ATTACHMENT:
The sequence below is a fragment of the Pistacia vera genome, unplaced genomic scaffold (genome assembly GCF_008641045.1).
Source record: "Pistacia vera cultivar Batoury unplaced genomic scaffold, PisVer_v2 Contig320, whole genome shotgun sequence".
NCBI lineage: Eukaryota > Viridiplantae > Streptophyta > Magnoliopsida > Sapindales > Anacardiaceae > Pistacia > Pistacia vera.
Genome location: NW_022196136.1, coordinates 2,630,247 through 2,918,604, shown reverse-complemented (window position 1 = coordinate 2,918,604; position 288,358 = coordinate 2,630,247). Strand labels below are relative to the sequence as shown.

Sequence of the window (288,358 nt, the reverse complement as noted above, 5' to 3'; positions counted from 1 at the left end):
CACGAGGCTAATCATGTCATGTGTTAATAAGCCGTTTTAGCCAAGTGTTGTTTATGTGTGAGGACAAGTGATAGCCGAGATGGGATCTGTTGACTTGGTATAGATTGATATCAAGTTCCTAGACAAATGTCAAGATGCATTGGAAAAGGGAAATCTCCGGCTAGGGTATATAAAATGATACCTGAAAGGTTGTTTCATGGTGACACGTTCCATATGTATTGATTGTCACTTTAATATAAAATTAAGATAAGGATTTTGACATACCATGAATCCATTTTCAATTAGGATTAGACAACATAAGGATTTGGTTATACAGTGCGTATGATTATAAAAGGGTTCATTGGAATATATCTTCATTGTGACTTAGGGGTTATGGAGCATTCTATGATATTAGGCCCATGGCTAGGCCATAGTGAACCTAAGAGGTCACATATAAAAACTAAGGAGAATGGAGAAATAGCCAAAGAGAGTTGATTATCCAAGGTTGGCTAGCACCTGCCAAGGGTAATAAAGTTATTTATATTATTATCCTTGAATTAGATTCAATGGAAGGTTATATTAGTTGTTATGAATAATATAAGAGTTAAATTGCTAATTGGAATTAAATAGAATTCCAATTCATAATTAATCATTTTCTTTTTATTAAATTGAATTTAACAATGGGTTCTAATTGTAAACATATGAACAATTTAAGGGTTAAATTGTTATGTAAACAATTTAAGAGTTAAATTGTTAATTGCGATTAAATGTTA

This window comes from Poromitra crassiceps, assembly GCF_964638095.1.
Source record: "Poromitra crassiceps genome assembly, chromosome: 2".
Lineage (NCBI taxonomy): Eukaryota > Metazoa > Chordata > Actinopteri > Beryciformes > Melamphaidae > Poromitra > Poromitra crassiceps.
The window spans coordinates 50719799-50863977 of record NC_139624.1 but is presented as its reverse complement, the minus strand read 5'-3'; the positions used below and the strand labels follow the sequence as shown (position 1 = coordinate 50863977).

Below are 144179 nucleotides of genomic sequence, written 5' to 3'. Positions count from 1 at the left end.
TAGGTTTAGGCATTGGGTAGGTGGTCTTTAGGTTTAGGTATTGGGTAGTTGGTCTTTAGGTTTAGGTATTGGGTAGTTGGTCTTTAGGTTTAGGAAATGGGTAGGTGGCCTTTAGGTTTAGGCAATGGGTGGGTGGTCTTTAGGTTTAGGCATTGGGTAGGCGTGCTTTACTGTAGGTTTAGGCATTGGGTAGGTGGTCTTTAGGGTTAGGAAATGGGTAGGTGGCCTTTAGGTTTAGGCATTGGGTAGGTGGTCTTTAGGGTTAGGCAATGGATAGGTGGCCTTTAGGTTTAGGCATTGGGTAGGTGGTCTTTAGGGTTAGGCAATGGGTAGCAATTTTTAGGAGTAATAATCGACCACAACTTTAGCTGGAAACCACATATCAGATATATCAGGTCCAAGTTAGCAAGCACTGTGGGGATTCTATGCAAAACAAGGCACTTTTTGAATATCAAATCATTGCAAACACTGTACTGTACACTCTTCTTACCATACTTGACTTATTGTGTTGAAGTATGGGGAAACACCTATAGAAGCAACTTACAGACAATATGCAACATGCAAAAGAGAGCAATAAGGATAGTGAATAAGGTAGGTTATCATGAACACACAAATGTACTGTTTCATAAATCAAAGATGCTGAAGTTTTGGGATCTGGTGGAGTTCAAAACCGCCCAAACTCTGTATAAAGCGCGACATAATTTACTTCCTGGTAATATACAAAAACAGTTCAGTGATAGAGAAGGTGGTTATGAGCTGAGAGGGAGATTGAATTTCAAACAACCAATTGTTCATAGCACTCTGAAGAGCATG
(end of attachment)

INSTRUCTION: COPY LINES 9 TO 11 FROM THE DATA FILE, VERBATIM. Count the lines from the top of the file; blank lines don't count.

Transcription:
Lineage (NCBI taxonomy): Eukaryota > Metazoa > Chordata > Actinopteri > Beryciformes > Melamphaidae > Poromitra > Poromitra crassiceps.
The window spans coordinates 50719799-50863977 of record NC_139624.1 but is presented as its reverse complement, the minus strand read 5'-3'; the positions used below and the strand labels follow the sequence as shown (position 1 = coordinate 50863977).

Below are 144179 nucleotides of genomic sequence, written 5' to 3'. Positions count from 1 at the left end.